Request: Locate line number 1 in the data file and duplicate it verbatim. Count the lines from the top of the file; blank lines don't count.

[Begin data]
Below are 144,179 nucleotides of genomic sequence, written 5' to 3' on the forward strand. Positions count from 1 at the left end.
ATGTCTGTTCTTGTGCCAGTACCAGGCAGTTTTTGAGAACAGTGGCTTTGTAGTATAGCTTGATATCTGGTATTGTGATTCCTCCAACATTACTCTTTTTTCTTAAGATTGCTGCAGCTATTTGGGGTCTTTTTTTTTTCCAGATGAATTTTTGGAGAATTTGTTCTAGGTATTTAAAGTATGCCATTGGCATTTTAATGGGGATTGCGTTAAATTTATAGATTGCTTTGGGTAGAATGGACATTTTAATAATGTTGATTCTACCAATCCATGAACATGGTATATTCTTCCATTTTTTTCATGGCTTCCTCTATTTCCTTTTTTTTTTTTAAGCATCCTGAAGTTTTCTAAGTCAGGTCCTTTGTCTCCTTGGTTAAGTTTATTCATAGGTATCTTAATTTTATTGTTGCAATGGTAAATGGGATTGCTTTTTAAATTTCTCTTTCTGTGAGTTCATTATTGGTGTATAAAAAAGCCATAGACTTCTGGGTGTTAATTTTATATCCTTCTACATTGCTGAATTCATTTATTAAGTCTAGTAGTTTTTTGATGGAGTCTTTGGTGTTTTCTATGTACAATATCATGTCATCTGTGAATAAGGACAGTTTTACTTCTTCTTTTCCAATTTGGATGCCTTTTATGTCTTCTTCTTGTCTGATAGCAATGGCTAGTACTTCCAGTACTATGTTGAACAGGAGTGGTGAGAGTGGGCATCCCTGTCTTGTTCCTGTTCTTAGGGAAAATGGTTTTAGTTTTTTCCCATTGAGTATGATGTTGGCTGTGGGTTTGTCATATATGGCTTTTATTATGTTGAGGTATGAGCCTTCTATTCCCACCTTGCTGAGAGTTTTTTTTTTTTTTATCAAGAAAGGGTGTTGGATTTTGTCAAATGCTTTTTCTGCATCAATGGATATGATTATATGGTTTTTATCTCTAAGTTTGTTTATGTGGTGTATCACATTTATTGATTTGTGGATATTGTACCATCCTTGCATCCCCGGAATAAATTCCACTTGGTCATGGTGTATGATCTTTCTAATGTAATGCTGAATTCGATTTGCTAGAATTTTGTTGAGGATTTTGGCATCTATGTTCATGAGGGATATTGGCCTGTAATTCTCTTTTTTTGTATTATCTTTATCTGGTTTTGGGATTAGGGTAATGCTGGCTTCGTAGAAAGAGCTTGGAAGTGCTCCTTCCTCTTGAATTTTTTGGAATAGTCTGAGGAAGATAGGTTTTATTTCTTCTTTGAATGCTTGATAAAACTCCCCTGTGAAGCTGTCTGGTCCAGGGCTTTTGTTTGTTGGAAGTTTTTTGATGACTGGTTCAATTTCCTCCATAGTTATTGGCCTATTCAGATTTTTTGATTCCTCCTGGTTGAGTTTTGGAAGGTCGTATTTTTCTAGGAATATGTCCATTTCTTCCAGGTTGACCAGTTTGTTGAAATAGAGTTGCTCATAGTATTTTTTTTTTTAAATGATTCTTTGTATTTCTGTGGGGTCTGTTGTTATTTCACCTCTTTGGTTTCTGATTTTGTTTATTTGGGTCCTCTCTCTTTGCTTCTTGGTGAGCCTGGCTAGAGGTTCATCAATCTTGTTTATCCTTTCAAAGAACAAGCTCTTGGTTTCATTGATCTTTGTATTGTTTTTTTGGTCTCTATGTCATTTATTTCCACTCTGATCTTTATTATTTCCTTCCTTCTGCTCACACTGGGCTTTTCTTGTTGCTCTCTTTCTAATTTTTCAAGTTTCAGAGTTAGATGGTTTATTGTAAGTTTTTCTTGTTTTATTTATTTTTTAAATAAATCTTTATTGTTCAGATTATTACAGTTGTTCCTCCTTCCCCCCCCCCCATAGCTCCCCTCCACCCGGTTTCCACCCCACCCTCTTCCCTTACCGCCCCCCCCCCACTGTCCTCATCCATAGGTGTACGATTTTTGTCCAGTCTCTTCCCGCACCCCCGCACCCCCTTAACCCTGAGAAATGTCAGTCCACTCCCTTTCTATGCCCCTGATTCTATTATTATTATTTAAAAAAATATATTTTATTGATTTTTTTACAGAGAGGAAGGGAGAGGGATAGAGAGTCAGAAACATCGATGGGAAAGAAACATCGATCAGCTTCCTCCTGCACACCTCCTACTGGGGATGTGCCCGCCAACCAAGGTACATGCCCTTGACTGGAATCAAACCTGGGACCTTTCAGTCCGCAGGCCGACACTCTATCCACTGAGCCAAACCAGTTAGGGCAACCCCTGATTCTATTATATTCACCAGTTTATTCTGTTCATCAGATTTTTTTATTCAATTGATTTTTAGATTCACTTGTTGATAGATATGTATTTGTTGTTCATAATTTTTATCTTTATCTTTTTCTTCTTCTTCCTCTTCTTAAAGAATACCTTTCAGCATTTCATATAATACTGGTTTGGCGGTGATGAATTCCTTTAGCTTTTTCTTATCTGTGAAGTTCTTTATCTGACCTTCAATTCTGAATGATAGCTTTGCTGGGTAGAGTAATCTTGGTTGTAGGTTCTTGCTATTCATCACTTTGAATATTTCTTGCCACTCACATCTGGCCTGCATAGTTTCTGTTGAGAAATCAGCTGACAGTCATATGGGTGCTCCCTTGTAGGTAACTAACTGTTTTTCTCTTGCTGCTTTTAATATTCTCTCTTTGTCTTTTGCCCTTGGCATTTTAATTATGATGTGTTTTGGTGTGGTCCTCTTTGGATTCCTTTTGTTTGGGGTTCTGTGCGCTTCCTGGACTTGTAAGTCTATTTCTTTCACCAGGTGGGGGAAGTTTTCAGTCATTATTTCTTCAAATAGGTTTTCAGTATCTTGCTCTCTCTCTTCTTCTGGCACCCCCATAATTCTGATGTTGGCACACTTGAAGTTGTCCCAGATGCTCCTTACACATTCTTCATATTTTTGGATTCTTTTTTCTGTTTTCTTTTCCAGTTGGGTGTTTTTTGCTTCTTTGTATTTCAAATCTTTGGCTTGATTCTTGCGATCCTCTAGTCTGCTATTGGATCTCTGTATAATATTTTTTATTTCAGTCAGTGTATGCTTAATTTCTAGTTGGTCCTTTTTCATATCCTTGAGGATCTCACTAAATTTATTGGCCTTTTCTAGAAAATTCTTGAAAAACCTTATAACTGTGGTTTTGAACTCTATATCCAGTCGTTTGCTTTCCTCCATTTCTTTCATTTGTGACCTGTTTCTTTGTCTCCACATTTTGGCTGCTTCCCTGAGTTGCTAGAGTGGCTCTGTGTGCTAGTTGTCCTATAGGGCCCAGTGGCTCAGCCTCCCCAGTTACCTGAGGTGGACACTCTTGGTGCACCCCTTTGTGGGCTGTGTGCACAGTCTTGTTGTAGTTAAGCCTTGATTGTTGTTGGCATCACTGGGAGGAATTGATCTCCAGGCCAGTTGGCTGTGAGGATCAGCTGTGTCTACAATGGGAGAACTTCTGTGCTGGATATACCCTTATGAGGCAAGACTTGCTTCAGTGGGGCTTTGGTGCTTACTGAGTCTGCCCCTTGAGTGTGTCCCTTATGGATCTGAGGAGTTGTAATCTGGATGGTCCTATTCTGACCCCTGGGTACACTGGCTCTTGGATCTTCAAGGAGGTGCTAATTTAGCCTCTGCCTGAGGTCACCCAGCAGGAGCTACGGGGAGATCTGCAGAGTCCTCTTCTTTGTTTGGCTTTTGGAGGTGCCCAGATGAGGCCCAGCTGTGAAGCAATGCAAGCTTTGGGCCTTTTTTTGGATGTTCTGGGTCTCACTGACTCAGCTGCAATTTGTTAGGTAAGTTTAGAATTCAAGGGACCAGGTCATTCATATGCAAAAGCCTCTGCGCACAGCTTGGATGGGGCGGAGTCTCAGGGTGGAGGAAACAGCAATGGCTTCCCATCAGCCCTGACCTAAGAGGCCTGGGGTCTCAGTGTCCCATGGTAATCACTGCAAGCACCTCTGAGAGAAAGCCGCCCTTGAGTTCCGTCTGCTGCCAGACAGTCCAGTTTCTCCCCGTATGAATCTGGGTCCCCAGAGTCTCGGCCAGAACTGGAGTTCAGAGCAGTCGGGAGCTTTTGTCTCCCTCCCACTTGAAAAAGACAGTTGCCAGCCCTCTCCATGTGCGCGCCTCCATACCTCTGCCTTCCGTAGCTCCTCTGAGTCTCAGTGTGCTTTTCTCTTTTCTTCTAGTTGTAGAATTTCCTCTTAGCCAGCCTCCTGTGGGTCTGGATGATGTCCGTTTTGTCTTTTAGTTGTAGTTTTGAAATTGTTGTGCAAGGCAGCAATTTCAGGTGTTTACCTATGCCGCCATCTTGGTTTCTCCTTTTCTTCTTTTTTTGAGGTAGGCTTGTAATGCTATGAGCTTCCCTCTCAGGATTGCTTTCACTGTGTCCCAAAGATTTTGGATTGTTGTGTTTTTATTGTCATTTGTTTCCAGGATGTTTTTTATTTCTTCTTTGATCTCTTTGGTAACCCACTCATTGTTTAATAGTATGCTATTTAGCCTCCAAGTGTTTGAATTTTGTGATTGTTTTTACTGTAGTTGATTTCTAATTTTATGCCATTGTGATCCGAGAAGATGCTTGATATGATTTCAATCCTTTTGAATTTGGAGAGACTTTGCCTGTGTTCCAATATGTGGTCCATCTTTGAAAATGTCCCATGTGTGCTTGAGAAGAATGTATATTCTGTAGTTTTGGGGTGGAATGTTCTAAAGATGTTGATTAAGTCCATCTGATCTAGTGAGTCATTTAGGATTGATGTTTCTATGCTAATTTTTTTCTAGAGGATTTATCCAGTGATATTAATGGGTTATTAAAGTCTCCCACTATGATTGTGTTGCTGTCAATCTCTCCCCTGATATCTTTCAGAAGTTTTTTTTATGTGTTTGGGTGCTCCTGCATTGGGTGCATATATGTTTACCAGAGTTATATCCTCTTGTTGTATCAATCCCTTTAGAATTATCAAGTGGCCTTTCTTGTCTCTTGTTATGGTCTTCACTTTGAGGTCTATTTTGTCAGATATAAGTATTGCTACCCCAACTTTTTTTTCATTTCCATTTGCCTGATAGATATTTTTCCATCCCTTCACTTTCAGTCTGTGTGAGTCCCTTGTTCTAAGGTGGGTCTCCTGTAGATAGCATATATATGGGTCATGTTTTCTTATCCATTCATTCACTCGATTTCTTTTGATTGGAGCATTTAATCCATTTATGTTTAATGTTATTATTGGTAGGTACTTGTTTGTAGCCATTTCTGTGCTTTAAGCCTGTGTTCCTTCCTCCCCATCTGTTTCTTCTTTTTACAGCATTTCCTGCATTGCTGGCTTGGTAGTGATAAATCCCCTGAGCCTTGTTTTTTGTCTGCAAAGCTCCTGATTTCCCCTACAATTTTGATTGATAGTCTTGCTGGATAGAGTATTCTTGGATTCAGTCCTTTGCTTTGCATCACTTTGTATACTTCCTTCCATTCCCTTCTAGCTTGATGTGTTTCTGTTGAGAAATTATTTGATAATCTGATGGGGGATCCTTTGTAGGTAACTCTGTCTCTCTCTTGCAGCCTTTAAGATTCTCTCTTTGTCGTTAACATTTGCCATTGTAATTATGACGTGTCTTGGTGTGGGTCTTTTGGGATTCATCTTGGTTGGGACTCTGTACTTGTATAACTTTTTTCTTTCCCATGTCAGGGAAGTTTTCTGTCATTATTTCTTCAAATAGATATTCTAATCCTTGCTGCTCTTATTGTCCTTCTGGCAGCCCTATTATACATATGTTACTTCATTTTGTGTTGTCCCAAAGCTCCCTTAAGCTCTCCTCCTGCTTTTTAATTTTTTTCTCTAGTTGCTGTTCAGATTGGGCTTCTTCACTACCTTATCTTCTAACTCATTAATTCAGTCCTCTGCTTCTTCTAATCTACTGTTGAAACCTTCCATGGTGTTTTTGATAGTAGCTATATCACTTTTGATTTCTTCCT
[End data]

Below are 144,179 nucleotides of genomic sequence, written 5' to 3' on the forward strand. Positions count from 1 at the left end.